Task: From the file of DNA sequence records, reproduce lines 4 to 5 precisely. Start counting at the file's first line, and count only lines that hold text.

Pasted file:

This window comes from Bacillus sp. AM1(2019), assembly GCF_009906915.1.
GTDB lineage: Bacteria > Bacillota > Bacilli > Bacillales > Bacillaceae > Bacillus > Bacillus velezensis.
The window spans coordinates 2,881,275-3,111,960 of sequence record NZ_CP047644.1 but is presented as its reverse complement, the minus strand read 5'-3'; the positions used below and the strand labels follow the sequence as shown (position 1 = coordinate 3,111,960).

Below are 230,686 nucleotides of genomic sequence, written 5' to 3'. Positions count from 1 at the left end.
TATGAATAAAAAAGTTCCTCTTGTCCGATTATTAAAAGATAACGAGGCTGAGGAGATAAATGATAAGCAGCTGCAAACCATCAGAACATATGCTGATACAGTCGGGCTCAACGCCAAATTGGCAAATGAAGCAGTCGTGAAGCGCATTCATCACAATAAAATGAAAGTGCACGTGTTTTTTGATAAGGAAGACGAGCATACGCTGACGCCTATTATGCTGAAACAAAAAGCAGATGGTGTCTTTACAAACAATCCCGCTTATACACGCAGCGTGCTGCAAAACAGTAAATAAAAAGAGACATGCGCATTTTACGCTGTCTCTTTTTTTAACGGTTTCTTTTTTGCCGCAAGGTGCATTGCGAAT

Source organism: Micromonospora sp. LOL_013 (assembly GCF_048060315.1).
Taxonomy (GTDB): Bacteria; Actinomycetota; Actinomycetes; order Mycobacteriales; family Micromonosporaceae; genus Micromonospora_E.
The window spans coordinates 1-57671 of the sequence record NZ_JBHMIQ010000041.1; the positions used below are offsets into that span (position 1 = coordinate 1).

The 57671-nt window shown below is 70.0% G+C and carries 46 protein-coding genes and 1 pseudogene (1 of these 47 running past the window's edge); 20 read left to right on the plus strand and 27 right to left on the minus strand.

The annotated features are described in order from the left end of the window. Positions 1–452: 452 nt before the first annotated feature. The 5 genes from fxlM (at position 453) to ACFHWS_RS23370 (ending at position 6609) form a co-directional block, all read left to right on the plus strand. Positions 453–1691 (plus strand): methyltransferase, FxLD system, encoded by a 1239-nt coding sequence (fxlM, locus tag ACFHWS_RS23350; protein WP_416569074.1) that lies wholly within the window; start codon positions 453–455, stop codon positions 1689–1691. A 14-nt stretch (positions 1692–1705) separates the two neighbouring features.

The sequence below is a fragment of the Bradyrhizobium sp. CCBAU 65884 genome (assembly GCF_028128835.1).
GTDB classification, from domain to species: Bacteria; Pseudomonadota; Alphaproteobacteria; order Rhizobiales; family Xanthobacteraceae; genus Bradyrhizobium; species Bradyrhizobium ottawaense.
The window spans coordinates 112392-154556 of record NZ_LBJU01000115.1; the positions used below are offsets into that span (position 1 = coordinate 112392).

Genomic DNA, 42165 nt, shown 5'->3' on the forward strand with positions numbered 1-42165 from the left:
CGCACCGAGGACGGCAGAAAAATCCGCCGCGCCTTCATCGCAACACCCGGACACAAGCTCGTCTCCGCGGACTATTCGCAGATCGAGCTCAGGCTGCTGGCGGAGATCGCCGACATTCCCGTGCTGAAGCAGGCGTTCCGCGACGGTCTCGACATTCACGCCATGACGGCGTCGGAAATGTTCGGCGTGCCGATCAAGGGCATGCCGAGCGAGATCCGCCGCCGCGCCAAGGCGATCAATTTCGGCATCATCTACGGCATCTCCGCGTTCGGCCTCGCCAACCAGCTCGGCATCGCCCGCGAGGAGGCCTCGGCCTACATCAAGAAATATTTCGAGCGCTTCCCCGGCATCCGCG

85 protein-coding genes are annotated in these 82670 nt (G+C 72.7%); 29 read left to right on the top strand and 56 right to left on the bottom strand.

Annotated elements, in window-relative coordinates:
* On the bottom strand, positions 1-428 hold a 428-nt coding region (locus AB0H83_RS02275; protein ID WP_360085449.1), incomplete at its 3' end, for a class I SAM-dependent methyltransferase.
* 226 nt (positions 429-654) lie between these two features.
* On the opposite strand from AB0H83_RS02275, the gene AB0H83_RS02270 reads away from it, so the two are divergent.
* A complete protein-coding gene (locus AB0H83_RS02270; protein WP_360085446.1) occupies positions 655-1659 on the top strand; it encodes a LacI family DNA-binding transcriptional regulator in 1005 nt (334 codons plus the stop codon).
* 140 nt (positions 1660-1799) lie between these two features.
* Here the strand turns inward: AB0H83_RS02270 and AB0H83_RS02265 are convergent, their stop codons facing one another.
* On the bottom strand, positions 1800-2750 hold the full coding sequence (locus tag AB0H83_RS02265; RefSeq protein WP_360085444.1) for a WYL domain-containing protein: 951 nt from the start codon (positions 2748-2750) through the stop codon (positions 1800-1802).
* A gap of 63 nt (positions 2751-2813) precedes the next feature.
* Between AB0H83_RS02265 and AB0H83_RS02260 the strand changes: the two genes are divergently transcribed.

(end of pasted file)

Below are 230,686 nucleotides of genomic sequence, written 5' to 3'. Positions count from 1 at the left end.
TATGAATAAAAAAGTTCCTCTTGTCCGATTATTAAAAGATAACGAGGCTGAGGAGATAAATGATAAGCAGCTGCAAACCATCAGAACATATGCTGATACAGTCGGGCTCAACGCCAAATTGGCAAATGAAGCAGTCGTGAAGCGCATTCATCACAATAAAATGAAAGTGCACGTGTTTTTTGATAAGGAAGACGAGCATACGCTGACGCCTATTATGCTGAAACAAAAAGCAGATGGTGTCTTTACAAACAATCCCGCTTATACACGCAGCGTGCTGCAAAACAGTAAATAAAAAGAGACATGCGCATTTTACGCTGTCTCTTTTTTTAACGGTTTCTTTTTTGCCGCAAGGTGCATTGCGAAT